Are we heading for inflation ?

We are living in exciting times. The huge developments in technology that makes our lives better, but this is accompanied by difficult and turbulent world events.

New technology typically leads to higher productivity which leads to greater supply of goods and services creating more competition in the marketplace. This leads to lower prices and a higher standard of living. However, it does not contribute to inflation because typically the quality of the goods supplied increases creating more choice in the marketplace.

But when productivity goes up, so does activity and this leads to people earning more money. With more money, consumers buy more which does lead to inflation.

However, we have also been living through difficult times: the covid pandemic, terrible weather and climate issues, and now a war in Ukraine. All this hampers supply levels, meaning consumers are paying more for the limited available stock.

So this type of inflation is not caused by the abundance of wealthy consumers, each feeling confident of their income so driving up prices. Instead, this is the sad sort, caused by restrictions in the supply of goods that consumers are already comfortable buying. This type of inflation is called stagflation, an increase in prices caused by a decline in volume.

What can the Fed do?

Stagflation creates a difficult decision for the Fed. With regular inflation, the answer is easy - increase interest rates to cut down the available money for consumers. But with stagflation, interest rate hikes don’t really solve the problem - they do not help free up the blockages in the supply chains. All it does is divert cash away towards interest payments, which can be a drag on the economy and add another burden on an already upset consumer economy.

Consequently, we see the Fed is talking up large interest rate hikes, but in the forecasted dot points, they are actually predicting only short term rises.

How does interest rates affect the market?

A rise in interest rates always pulls down the market because it increases the cost of capital for business. It also increases the opportunity cost for investment by providing a higher yield elsewhere.

Because interest payments accumulate over time, interest rates have a higher effect on low yielding growth stocks where investors expect their money back over a longer time horizon than on dividend paying value stocks where investors are looking forward to an immediate steady stream of dividends.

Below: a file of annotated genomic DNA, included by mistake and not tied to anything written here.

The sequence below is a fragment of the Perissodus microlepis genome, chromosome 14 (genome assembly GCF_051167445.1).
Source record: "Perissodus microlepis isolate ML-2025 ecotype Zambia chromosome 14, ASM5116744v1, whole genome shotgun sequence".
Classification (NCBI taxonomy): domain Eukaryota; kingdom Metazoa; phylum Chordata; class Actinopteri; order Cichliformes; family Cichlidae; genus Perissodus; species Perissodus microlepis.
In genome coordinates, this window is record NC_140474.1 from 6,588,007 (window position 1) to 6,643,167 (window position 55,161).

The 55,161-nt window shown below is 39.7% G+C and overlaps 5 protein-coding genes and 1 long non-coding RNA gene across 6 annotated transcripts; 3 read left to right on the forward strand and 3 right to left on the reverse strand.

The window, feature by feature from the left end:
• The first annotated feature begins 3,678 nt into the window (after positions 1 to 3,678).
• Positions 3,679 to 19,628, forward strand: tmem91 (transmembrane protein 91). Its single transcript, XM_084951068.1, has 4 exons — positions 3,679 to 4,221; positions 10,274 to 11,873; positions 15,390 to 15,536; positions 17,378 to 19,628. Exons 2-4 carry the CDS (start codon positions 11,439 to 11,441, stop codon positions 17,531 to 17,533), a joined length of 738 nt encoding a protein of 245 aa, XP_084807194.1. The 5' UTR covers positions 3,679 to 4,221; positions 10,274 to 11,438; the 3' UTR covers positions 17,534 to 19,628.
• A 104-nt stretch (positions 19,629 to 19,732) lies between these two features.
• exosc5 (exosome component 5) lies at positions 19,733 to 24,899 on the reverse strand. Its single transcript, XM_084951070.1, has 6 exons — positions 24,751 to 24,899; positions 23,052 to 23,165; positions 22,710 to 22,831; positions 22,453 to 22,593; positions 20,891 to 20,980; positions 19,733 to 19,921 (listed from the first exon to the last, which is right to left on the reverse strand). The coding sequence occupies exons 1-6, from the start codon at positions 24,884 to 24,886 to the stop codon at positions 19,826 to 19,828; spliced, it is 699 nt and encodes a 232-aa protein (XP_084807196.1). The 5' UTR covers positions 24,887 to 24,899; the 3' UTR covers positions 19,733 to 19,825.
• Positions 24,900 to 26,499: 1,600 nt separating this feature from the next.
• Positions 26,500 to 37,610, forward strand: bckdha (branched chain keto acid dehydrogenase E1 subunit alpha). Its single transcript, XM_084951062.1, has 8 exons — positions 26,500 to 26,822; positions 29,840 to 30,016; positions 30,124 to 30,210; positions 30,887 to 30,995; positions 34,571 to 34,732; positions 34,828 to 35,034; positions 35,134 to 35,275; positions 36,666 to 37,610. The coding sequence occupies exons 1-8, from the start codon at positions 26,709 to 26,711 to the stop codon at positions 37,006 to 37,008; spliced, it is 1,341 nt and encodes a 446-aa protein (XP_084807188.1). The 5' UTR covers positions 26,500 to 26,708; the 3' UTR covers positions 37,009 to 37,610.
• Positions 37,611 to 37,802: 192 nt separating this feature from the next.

Consequently, we can see concerns of higher interest rates affecting companies like Tesla, Google and Amazon more than McDonalds and Caterpillar However, if interest rates hikes turn out to be more mild than expected, we may see a resurgence in these growth stocks going forwards.

How to spot inflation in the markets

The most obvious signs of inflation can be seen in the commodity markets. There are generally two types of commodities – long term ones like gold and silver where you can hang on to the commodity forever, and short term ones like corn, wheat, oil and gas where you expect to consume the commodity fairly rapidly.

By looking at the difference in how these to move over time, you can see the effects of inflation and interest rate expectations.

More obviously, there are also US bond rates that indicate how much interest would be expected risk free over different time horizons, 5, 10 and thirty years.

How about house prices

Houses are important investments in any economy. Higher house prices are obviously bad because it prevents young families from owning their own homes. By contrast rising house prices are good, as it shows an improving economy and the increased equity allows people to invest in projects and companies. The conundrum is that rising house prices usually leads to high house prices, and rather like eating good food, what’s nice today isn’t always good for you in the long run.


So overall, we can see there will be short term inflation, leading to a rise in interest rates to bring this under control.

However, due to the highly leveraged economy, we expect the interest rate hike to be short and affective by having an exacerbated affect on the economy. Although house and asset prices may fall in the short term, in the longer term we expect to see them continue upwards with an emphasis on longer maturing instruments like growth stocks, houses and long-lasting commodities.